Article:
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  • Writer's pictureVictoria Regina

Queen Victoria’s handiwork

Updated: Jan 12

Alfred Edward Chalon’s 1838 portrait of Victoria wearing a silk embroidered afternoon apron. These were worn to protect a ladies dress during day time activities such as eating or needlework. © 2024 National Portrait Gallery

Queen Victoria is known for her beautiful watercolours, sketches and paintings but it is lesser known that she also embroidered and crocheted gifts for her family and courtiers.

In the Victorian era every woman and young lady was expected to be an accomplished needle worker. Victoria was instructed, much like many young girls of the time in plain and fancy needlework by her beloved governess Baroness Lehzen. Although Victoria's impatience as a young Princess often made lessons difficult she did produce some beautiful work.

Here is an example of Princess Victoria's embroidery from 1830, this is on display at Kensington Palace. I took this photograph in 2019.

© Queen Victoria Revival all rights reserved

Another example believed to be made by a very young Princess Victoria in the 1820's. This is a collar knitted in white cotton thread, if Victoria really made it I wonder how long it took her... her impatience seemed to get the better of her quite often as a child.

© The Museum Of London

Between the ages of 12 and 14, the young princess famously designed and made costumes with her governess for 132 wooden dolls. The dolls were inspired by historical figures, people she knew or characters she saw at the opera and ballet. Victoria took notes and sketched the outfits of the performers on stage. Several of these dolls are on display at Kensington Palace within the exhibition Victoria: A Royal Childhood. The doll named 'Lady Agathina Arnold' which is believed to have been made by Princess Victoria displays messy and rushed stitches compared to a doll labelled 'Mrs Dudley' which was made by her Governess which features pristine stitches.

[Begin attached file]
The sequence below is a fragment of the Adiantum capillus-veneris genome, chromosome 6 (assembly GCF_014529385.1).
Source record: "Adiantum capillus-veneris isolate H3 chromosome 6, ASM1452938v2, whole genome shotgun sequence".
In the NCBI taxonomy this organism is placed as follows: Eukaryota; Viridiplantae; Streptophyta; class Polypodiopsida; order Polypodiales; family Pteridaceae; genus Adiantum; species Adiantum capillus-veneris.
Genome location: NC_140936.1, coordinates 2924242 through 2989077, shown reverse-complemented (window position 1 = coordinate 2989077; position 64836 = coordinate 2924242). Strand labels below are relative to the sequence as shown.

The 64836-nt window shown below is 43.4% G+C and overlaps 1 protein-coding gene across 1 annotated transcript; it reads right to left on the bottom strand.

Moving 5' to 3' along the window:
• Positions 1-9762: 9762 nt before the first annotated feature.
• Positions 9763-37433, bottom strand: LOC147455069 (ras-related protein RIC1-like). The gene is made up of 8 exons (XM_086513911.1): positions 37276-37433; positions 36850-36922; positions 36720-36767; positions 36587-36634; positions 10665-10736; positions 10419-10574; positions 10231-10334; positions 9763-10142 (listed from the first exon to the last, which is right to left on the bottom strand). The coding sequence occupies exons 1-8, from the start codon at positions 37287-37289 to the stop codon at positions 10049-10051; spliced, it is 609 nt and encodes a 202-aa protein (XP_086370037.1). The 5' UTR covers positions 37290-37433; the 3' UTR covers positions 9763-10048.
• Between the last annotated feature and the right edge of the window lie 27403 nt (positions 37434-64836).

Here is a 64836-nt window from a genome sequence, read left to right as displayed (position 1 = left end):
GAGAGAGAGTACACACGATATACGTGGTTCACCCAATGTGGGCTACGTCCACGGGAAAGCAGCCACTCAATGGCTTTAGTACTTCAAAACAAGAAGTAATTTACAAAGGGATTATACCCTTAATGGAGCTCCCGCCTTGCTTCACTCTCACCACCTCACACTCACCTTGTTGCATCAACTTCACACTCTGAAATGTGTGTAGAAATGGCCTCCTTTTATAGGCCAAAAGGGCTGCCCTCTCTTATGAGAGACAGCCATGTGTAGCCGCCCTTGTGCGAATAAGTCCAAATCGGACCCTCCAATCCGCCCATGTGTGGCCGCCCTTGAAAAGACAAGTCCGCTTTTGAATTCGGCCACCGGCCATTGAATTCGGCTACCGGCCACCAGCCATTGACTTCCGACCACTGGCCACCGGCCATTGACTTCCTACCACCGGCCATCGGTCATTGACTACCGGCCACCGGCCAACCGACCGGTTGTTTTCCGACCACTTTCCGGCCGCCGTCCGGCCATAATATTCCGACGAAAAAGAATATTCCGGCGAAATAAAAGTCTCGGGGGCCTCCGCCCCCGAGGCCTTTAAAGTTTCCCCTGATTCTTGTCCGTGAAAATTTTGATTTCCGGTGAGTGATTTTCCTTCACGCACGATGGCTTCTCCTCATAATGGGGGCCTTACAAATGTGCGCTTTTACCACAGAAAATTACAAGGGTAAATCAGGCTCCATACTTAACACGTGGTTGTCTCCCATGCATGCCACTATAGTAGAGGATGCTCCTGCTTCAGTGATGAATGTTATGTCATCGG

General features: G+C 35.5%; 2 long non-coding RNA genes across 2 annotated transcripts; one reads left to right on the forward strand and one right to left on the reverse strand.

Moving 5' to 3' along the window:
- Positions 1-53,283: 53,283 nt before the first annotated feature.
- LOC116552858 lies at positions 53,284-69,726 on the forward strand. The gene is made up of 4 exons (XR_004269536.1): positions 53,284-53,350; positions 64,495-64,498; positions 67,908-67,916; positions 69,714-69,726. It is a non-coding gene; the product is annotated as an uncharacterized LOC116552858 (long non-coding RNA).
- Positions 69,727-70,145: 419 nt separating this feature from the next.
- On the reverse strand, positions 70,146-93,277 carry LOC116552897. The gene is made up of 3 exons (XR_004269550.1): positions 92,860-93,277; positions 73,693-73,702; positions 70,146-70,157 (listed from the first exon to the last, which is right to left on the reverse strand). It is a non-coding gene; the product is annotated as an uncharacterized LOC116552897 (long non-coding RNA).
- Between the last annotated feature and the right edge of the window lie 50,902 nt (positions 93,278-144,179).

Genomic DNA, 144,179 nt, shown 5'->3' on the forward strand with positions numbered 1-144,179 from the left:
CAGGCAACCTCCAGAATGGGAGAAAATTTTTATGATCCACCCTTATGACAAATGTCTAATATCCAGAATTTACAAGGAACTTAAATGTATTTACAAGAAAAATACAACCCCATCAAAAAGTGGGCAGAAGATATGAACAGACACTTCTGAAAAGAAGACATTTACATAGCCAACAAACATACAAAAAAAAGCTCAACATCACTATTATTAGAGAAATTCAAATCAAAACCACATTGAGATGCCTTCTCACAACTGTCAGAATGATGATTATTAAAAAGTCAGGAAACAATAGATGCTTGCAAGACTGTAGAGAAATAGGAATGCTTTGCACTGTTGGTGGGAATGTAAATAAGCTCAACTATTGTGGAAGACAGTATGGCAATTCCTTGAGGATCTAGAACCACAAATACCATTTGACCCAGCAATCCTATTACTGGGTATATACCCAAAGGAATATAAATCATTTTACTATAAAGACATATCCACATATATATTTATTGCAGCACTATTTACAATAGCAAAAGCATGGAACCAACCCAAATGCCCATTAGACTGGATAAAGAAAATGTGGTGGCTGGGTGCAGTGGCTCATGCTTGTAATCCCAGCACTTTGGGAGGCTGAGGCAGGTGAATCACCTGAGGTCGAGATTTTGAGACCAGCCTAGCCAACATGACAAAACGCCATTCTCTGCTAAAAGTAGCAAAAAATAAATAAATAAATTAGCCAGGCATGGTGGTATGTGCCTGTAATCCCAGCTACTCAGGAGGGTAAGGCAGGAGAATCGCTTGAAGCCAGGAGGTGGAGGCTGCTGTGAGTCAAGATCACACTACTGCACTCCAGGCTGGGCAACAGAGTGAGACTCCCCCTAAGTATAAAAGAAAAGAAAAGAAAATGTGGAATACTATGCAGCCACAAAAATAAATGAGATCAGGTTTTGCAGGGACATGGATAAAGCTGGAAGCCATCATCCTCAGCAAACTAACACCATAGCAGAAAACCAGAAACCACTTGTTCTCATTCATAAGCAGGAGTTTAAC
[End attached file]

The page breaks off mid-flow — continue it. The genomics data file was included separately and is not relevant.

© The Museum Of London

Victoria continued with her leisurely pursuits of ornamental needlework projects into adulthood as a monarch and eventually a widow. In the mid-19th century, Queen Victoria began to learn to crochet. During the 1845-52 Great Famine in Ireland Queen Victoria promoted crochet lace which was crafted by Irish women struggling to make a living during the famine. She done the same for those struggling to sell Honition lace in the small town in Devon. she wore a flounce of Honition lace on her wedding dress and as a veil, sales began to boom.

By mid 1860 Victoria became fond of spinning and was taught to do so by Countess Blücher.

Queen Victoria at her spinning wheel 1865 © Royal Collection Trust / HM King Charles III 2024

The Queen wrote in her journal in 1865: ‘Css. [Countess] Blucher came to my room & showed me how to spin. I am getting on, in spite of a bad wheel & bad flax’.

Victoria enjoyed spinning at the end of a day. On , Febuary 4th 1877 she ends her journal entry with the line “…& I spinning, which I have done daily, & find so pleasant.” The Queen is known to have spun sufficient linen thread for several damask napkins which went on display at the 1888 Glasgow International Exhibition, but have since been lost.